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"Epic and catastrophic:" Harvey inundates southeast Texas

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HOUSTON – As of late Sunday afternoon, Hurricane Harvey's center was located about 25 miles northwest of Victoria. The storm is barely moving, perhaps with a southeastward drift at 2 mph.

The heaviest rain bands are on Harvey's eastern flank, where onshore flow feeds Gulf of Mexico moisture into the system, and these bands are dropping incredible amounts of rain. Here are the highest 48-hour rain totals through early afternoon for these southeast Texas counties:

Dayton (Liberty County)                                   27.45"
Dixie Farm Road (Brazoria County)                26.76"
Santa Fe (Galvaston County)                          24.50"
Near First Colony (Fort Bend County)           24.34"
Near Pearland (Harris County)                       24.27"
Near Bacliff (Maritime Station)                      18.75"
Near Magnolia (Montgomery County)         17.80"
Near Carmine (Washington County)             16.95"
7 Miles E of Ellinger(Colorado County)        16.50"
Mont Belvieu (Chambers County)                 16.27"
Near Coldspring (San Jacinto County)           14.19"
New Ulm (Austin County)                               14.16"
Near Katy (Waller County)                              13.42"
Near Boling-iago (Wharton County)              13.16"
Near Bay City (Matagorda County)               13.03"
11 Miles WSW of Huntsville (Walker County)  12.20"

These would be unbelievably impressive rainfall totals to report if this event was over, but it's not over. And it won't end anytime soon due to Harvey's slow movement, which will keep us on its eastern side. 

That eastern side is also where we remain in conditions conducive to tornadoes, and there have been plenty of tornadoes (and rotating storms that didn't produce tornadoes) today, including one tornado that hit a mile south of Stafford (Fort Bend County) which caused considerable damage to a residential area. 

As long as we have intense rain bands moving through the area, we also have to be cognizant of the fact that any one of them could produce a tornado.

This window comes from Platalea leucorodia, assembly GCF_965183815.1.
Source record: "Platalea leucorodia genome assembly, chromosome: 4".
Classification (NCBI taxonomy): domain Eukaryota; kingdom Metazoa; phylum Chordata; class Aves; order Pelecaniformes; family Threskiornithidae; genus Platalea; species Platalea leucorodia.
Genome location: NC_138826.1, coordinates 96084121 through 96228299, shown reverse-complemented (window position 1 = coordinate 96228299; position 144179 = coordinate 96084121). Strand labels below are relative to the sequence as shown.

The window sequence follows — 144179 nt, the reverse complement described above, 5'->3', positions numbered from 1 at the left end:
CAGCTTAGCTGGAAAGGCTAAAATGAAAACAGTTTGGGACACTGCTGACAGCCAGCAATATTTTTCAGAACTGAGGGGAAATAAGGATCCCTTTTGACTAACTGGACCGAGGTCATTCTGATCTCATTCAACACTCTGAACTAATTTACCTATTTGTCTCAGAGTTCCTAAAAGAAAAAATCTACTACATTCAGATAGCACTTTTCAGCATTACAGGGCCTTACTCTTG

Here is the raw output from our in-house, high-resolution 4 km RPM model, with each time labeled at the top of each image:

12:00 PM Monday

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6:00 PM Monday

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12:00 AM Tuesday

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There are several things to notice in these images. First, you'll see how Harvey's extremely slow movement continues... there's no "giddy-up" with this storm. Second, we remain on the storm's eastern flank through the day on Monday. Third, as described above, this keeps us in the area of intense rain bands at least through Monday. Finally, notice that Harvey's slow drift to the southeast takes it back near the coast. This closer proximity to the warm Gulf waters may allow it to maintain its strength, or even strengthen a bit more. 

The bottom line for us is rain. Here's what our RPM model is projecting for rain amounts from mid-afternoon Sunday through midnight Tuesday: 

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Notice that areas especially from Houston northward and eastward could still receive an ADDITIONAL 16-20 inches of rain. 

Incredible flooding that we are experiencing now could become even worse. As such, Emergency Management officials have requested that people escaping flood waters as a last resort not stay in the attic. If the highest floor of your home becomes dangerous, get on the roof, call 911 for help and stay on the line until answered. A few inches of water in your home is NOT an emergency. Only if conditions become life-threatening all the way up to your highest floor should you escape to the roof.

However, remember that conditions are sometimes so bad that first responders cannot rescue you. This sobering message from Aransas County Sheriff Bill Mills, as tweeted by Andrea Butera, says it all: 

"We took calls in the middle of the night that we weren't able to respond to, and that's a tough deal in this profession, to have hysterical people on the phone pleading for help and saying 'I'm sorry, but we can't -- the risk outweighs our expectation to do anything about it."

Several days ago, the KPRC2 Severe Weather Team saw this event unfolding, and struggled with what language to use to convey to you -- without making it sound like hype or sensationalism -- how devastating the flooding would be. Now, the National Weather Service, which is ultra-consistent in the conservative nature of its messaging, is using words like "epic," "catastrophic," "unprecedented," "devastating" and "life-threatening." 

In fact, National Weather Service headquarters earlier today tweeted out that "This event is unprecedented & all impacts are unknown & beyond anything experienced."

This is a long duration event that won't end soon. The KPRC2 Severe Weather Team and Click2Houston.com are working around the clock to provide you with everything you need to know. 

Stay with us as Harvey inundates southeast Texas.


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